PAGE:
Innovative Approaches to Reviews. CEQ proposes a new section that would allow federal agencies to pursue, with CEQ approval, innovative approaches to NEPA compliance to address “extreme environmental challenges,” including those driven or exacerbated by climate change. CEQ cites as examples of extreme environmental challenges: sea level rise, increased wildfire risk, water scarcity, degraded water or air quality, species loss, disproportionate and adverse effects on communities with environmental justice concerns; and more. CEQ seeks public comment on whether such a provision is needed.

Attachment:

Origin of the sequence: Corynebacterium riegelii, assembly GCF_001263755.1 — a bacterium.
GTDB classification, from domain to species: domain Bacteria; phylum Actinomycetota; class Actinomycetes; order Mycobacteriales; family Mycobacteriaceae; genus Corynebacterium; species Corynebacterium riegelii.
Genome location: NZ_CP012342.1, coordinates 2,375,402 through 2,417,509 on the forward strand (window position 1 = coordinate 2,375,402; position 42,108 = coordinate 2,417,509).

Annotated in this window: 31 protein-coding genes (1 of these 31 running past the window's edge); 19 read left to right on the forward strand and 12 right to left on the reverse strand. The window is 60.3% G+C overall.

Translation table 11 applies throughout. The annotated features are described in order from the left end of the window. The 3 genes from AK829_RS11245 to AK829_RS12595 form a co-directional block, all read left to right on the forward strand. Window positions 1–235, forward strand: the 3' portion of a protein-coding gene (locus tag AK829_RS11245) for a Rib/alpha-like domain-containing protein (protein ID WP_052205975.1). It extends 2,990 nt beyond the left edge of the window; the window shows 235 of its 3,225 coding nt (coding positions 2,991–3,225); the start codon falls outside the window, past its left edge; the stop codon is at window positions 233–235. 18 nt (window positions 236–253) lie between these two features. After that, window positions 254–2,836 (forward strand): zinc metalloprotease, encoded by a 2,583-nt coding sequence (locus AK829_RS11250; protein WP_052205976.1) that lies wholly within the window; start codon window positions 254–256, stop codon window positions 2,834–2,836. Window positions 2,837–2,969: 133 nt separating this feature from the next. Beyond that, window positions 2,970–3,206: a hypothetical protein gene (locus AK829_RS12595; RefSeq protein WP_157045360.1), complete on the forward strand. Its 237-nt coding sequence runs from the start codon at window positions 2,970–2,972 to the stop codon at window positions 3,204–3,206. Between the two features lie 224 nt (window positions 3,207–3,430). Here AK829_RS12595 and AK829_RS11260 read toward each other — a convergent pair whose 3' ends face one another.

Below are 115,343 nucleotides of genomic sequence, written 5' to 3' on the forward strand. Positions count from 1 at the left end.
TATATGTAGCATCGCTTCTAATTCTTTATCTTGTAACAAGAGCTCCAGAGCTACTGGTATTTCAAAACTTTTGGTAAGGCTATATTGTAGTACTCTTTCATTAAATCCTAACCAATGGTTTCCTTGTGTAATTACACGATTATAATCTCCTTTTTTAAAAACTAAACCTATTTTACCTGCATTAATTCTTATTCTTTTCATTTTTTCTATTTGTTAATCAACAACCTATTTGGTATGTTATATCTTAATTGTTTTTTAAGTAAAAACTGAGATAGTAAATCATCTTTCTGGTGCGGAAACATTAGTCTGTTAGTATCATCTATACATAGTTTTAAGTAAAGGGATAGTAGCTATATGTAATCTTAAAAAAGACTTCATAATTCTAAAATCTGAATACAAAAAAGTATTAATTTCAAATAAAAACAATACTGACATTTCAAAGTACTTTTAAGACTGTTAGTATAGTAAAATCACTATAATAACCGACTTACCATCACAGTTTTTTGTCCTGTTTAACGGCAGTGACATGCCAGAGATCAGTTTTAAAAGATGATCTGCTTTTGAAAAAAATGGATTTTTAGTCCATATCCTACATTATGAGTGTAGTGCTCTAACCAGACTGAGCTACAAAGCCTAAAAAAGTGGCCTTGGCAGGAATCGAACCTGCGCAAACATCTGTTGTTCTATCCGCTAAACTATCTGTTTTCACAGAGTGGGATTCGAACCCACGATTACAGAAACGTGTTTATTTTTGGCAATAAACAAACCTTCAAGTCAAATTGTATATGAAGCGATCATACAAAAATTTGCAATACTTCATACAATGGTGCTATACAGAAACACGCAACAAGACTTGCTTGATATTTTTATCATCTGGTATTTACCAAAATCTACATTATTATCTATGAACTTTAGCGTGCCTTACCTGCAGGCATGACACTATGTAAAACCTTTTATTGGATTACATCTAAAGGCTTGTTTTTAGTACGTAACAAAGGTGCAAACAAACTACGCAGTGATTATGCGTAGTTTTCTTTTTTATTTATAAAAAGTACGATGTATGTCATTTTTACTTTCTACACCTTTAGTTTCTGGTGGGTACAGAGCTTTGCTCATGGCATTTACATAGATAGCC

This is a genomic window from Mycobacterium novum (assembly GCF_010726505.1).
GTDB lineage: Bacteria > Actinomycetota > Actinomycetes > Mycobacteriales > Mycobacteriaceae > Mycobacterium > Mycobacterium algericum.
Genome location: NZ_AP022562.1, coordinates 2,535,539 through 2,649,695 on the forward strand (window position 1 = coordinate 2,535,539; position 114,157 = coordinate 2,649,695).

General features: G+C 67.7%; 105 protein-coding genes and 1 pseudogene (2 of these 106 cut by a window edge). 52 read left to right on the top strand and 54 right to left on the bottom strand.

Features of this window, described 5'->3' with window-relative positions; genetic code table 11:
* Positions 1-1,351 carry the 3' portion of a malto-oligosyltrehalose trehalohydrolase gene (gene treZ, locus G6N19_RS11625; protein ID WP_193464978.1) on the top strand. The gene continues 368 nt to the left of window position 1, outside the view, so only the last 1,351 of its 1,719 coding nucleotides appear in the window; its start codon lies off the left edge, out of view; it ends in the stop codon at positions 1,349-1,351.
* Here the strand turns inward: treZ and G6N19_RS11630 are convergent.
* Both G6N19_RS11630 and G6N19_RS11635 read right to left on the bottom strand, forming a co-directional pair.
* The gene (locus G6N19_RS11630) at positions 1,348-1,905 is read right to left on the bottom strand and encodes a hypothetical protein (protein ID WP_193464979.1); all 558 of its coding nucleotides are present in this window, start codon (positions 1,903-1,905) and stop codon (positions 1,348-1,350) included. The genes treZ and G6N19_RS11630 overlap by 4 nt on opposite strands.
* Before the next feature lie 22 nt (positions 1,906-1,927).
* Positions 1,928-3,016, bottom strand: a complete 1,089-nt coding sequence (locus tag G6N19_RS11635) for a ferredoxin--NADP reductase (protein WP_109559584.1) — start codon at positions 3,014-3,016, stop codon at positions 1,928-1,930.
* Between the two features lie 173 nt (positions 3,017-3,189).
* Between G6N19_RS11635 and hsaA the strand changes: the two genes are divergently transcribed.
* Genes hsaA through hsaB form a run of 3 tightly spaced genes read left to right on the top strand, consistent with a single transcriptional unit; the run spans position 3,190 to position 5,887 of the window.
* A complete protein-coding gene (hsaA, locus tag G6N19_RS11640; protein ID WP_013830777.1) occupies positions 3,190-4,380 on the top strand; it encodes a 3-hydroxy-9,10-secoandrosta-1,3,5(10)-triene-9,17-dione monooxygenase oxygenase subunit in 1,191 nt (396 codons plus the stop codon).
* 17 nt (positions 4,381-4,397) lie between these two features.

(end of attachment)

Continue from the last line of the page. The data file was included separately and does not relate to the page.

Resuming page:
Next Steps. CEQ is accepting public comments on the proposed rule through September 29, 2023. In addition, CEQ will hold four virtual public meetings for the proposed rule, on August 26 and 30, and September 11 and 21.

1. The author led work on these revisions when she served as Senior Director for Clean Energy, Infrastructure, and NEPA at CEQ from February 2021 through April 2023, and is not at liberty to disclose confidential information about that work.

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Photo of Jayni Hein Jayni Hein

Jayni F. Hein co-chairs the firm’s Carbon Management and Climate Mitigation industry group.

Jayni joins the firm after serving as Senior Director for Clean Energy, Infrastructure & the National Environmental Policy Act (NEPA) at the White House Council on Environmental Quality (CEQ).


Jayni F. Hein co-chairs the firm’s Carbon Management and Climate Mitigation industry group.